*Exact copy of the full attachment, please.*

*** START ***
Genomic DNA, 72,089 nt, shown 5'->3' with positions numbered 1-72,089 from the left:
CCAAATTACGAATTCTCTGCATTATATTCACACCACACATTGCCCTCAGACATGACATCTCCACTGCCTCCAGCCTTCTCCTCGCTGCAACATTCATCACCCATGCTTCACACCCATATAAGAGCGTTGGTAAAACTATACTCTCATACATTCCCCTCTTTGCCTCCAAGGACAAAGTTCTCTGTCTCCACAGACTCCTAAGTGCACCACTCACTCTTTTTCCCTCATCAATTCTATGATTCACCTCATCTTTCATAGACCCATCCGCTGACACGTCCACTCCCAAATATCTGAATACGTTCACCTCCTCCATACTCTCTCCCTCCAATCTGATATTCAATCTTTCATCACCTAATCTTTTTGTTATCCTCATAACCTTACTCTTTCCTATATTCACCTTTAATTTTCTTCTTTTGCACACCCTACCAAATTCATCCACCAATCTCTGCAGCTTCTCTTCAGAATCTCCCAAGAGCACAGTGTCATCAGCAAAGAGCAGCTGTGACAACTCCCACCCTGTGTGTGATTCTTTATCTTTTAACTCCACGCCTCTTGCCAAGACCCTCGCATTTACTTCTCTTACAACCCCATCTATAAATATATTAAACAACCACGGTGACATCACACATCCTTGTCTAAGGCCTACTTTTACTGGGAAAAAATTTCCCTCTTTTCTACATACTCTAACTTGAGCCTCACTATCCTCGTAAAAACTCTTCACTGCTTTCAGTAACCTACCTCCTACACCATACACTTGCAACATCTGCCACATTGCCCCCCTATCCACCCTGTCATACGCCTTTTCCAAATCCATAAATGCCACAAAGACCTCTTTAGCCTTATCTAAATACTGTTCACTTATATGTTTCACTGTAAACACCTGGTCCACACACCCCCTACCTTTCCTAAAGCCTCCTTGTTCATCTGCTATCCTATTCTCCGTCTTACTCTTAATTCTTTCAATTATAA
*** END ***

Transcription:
Genomic DNA, 72,089 nt, shown 5'->3' with positions numbered 1-72,089 from the left:
CCAAATTACGAATTCTCTGCATTATATTCACACCACACATTGCCCTCAGACATGACATCTCCACTGCCTCCAGCCTTCTCCTCGCTGCAACATTCATCACCCATGCTTCACACCCATATAAGAGCGTTGGTAAAACTATACTCTCATACATTCCCCTCTTTGCCTCCAAGGACAAAGTTCTCTGTCTCCACAGACTCCTAAGTGCACCACTCACTCTTTTTCCCTCATCAATTCTATGATTCACCTCATCTTTCATAGACCCATCCGCTGACACGTCCACTCCCAAATATCTGAATACGTTCACCTCCTCCATACTCTCTCCCTCCAATCTGATATTCAATCTTTCATCACCTAATCTTTTTGTTATCCTCATAACCTTACTCTTTCCTATATTCACCTTTAATTTTCTTCTTTTGCACACCCTACCAAATTCATCCACCAATCTCTGCAGCTTCTCTTCAGAATCTCCCAAGAGCACAGTGTCATCAGCAAAGAGCAGCTGTGACAACTCCCACCCTGTGTGTGATTCTTTATCTTTTAACTCCACGCCTCTTGCCAAGACCCTCGCATTTACTTCTCTTACAACCCCATCTATAAATATATTAAACAACCACGGTGACATCACACATCCTTGTCTAAGGCCTACTTTTACTGGGAAAAAATTTCCCTCTTTTCTACATACTCTAACTTGAGCCTCACTATCCTCGTAAAAACTCTTCACTGCTTTCAGTAACCTACCTCCTACACCATACACTTGCAACATCTGCCACATTGCCCCCCTATCCACCCTGTCATACGCCTTTTCCAAATCCATAAATGCCACAAAGACCTCTTTAGCCTTATCTAAATACTGTTCACTTATATGTTTCACTGTAAACACCTGGTCCACACACCCCCTACCTTTCCTAAAGCCTCCTTGTTCATCTGCTATCCTATTCTCCGTCTTACTCTTAATTCTTTCAATTATAA